Think about Victorian decor, one of the mainstays of the “new vintage” trend, and what comes to mind? Rich-looking, ornate styles, with big price tags attached, right? It doesn’t to be expensive if you know how to make the most of what you already have, along with fabulous finds from other sources.
As always with decorating on a budget, start by thinking about paint, one of the most economical yet striking changes you can make in a room. Vintage decor of the Victorian era is lush with deep, jewel tones such as emerald green, sapphire or ruby. It isn’t necessary to paint all the walls in these colors; in fact, it’s not a good idea to do so if it’s a smaller room you’re decorating in vivid vintage. If that’s the case, pick one wall as an accent, then paint the other walls in a light, but complementary tone. You’ll be surprised at how much an accent wall like this can convey.
Next, think as the Victorians did and get a brilliant Oriental area rug for the floor. Not only were the Vics fond of its ornate patterns, the vivid colors added more depth to the overall intensity of the room’s colors.
With a good rug on the floor, it’s time to think furniture. One way to keep to the budget is to get distressed tables and drape them with single-size white or floral sheets. You can tie them up here and there with ribbons (another Victorian touch) or let them pool onto the floor or area rug and top them with lace doilies.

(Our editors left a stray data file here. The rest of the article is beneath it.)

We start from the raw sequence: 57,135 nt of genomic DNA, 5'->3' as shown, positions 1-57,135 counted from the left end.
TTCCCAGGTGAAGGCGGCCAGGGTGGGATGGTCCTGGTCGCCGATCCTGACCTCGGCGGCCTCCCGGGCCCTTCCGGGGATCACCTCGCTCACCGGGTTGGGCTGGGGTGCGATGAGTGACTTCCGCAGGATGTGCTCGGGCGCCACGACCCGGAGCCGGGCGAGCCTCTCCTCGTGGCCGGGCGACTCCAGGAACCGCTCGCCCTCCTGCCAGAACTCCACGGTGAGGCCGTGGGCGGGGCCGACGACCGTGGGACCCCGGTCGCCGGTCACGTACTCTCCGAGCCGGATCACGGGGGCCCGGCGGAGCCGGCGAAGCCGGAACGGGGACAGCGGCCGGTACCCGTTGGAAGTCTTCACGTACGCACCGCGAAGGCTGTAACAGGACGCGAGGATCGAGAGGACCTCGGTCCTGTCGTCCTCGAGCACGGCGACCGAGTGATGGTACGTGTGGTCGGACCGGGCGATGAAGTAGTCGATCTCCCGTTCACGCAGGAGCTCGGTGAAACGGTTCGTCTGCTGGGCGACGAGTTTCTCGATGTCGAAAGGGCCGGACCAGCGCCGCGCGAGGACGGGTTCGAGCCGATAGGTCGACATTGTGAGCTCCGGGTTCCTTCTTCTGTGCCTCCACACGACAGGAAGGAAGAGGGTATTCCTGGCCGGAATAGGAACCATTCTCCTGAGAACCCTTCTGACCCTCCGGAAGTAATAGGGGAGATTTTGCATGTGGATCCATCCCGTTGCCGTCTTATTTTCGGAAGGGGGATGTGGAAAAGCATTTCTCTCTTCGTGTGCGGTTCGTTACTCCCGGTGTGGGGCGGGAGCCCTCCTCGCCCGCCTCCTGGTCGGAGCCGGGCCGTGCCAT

For the larger furniture, wicker makes an economical and stylish option to the heavy carved (and expensive) walnut furniture common to Victorian decor. The trick with wicker is that it requires frequent maintenance to remove dust and dirt that collects in the curves of its woven pattern. Because of this, it’s essential to know what kind of wicker you have.
Wicker comes in three types: paper, reed and resin. Paper wicker is made by twisting paper into strips that are then woven. Reed comes from natural fibers that are soaked until pliable and then woven into the familiar crisscross pattern. Resin wicker is actually made from molded plastic, and is the most durable of the three types. All three types can be cleaned gently with a damp, but not dripping, cloth. Reed and resin wicker also can be hosed down if they get extremely dirty, but don’t hose paper wicker. As you might guess, paper wicker will soak up the water and rot.
With wicker you’ll also want plenty of cushions and pillows in floral patterns, as well as linens with embroidery, ribbons and lace in white or natural. Thrift stores, yard sales, even flea markets can be good sources for vintage linens with handmade embroidery. Linens with less expensive machine-embroidered patterns can be found at discount stores. Embroidered linens and fabrics are used on tablecloths, curtains and even upholstery in Victorian decor.
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